China's Military Prowess Making Russia Nervous
There is an old Russian proverb - "Vsyo volka ne kormi, a on na les smotrit"- "No matter how much you would feed the wolf, he still looks at the forest." This applies to the existing and evolving Russian relationship with China - no matter how many public statements are made about the strength and mutual benefit of a Moscow-Beijing alliance, China is inching further and further ahead of Russia on all criteria that signify a great power - economy, high-tech development, international reputation. And military strength.
The last item already makes Moscow nervous, even if outwardly it shows no signs of concerns. This entry at a popular daily online magazine Lenta.ru discusses China's recent development of a ballistic missile, based on its Dong-Feng 21 rocket (possibly nuclear-tipped) that can sink a large moving target (presumably a US aircraft carrier): "It is easy to assume against whom, and for what purpose, this new Chinese weapon is fielded. First, the modern aircraft carrier is the only target that a given country would not mind using a nuclear weapon on. ... Secondly, only the U.S. military fleet has so many aircraft carriers that justify a creation of new types of ballistic missiles. And third, the American ships of this class are a deterrent to China, a country that does not conceal its aggressive intentions against, for example, neighboring Taiwan."
The analysis further brings up evidence that USSR has been developing a similar missile in the 1960s and 1970s - whose purpose was to presumably sink American carriers - but ended up not fielding the actual missile due to a variety of domestic and international factors. "In any case, Russia has abandoned the development of such weapons for the last several decades, and the U.S. did not seriously expect that ballistic missiles capable of striking major moving maritime targets may be fielded by a likely opponent. In short, while the two superpowers were flexing their muscles, a third power - while only gaining momentum - was looking far into the future."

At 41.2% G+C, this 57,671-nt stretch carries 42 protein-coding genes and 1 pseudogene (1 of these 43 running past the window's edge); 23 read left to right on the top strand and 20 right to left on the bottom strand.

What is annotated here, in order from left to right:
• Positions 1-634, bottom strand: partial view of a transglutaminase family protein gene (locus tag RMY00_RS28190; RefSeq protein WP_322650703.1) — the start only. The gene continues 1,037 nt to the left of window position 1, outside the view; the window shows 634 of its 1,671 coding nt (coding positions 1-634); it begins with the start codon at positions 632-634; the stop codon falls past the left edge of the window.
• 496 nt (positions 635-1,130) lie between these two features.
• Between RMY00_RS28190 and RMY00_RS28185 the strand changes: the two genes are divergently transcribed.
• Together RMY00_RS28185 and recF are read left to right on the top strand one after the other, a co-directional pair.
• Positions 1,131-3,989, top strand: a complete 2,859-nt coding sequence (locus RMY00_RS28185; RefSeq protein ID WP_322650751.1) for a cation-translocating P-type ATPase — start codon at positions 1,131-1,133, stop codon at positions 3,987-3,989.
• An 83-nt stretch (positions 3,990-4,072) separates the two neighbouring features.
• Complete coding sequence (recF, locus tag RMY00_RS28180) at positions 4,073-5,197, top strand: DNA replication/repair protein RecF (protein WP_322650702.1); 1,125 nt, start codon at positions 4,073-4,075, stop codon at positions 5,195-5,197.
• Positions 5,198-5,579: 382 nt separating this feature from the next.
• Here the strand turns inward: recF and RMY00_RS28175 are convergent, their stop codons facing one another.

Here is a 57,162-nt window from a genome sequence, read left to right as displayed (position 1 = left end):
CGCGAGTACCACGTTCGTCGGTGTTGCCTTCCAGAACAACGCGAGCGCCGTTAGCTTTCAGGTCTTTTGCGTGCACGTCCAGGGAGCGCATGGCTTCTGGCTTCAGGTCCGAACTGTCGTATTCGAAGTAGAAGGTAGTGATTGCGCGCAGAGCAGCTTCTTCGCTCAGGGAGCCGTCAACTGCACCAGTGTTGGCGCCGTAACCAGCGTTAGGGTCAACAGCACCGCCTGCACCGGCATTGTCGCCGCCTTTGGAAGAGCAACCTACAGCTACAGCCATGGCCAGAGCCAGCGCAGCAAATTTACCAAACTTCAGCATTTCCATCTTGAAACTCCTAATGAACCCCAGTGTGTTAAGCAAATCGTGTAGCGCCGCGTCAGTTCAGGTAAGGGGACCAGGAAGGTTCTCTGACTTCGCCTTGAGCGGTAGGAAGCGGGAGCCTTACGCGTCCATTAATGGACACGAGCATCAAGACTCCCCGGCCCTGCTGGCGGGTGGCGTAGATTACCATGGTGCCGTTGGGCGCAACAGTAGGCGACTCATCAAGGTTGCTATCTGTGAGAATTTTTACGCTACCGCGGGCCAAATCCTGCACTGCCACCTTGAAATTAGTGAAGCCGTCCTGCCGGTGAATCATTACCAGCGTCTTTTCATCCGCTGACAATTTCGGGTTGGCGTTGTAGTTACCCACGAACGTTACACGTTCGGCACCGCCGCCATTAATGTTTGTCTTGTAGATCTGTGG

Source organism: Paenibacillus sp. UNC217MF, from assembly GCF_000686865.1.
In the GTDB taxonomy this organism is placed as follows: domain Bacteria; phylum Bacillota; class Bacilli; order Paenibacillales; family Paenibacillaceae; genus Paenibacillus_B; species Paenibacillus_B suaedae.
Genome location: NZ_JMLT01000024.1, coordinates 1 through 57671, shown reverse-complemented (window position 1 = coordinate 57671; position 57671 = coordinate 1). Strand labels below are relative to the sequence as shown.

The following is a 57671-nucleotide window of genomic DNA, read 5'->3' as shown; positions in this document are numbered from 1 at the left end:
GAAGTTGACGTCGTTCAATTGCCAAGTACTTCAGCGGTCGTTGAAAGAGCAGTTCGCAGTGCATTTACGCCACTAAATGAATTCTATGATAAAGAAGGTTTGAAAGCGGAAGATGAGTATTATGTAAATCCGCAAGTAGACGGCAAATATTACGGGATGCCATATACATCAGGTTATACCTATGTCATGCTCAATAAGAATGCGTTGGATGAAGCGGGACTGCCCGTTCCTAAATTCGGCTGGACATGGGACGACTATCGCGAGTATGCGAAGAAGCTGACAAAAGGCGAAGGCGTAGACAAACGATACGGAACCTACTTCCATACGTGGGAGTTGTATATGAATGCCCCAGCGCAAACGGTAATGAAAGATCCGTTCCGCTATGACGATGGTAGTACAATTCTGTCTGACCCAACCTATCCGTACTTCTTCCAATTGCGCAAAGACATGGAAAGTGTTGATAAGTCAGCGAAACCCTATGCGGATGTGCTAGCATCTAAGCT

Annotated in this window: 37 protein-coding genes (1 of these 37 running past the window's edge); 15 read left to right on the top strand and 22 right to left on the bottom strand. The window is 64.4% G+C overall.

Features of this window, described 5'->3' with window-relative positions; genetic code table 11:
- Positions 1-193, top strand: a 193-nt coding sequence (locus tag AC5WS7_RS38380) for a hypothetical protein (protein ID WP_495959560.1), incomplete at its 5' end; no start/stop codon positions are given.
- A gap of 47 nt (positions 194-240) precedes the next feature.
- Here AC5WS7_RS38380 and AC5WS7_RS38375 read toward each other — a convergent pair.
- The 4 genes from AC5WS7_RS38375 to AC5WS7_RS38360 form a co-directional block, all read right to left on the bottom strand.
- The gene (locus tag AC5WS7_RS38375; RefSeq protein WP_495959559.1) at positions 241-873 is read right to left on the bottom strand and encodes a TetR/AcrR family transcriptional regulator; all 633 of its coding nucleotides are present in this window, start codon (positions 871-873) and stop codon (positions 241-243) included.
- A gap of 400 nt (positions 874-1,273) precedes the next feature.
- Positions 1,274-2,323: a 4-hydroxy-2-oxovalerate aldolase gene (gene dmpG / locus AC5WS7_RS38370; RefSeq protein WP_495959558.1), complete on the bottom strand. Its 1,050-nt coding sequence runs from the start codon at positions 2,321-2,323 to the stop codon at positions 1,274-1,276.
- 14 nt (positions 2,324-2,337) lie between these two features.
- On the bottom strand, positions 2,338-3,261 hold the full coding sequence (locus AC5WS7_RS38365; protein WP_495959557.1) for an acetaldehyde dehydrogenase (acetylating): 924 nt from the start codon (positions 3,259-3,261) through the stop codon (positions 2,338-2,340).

Russia sold China mass amounts of modern military technology in the 1990s and even recently - everything from small arms to the modern Su-27 jet fighter to submarines and naval vessels. Given China's determination to develop and field its own modern military, these purchases from Russia went into further developing and modernizing one of the largest militaries in the world.
Given Russia's emphasis on its nuclear deterrent, Moscow so far avoided a "What If?" discussion about the time when China's military could eventually surpass its Russian counterpart. However, a sobering and realistic assessment is already necessary: "We cannot say with confidence if this weapon (anti-ship ballistic missile) was indigenously developed in China. Most likely Beijing has once again carried out a competent and quiet "information leak" with the purpose of demonstrating the potential of China's military power and its future development. But if this Chinese rocket is not pure propaganda, then it's not just the United States that would soon have to develop technology that can neutralize such a weapon."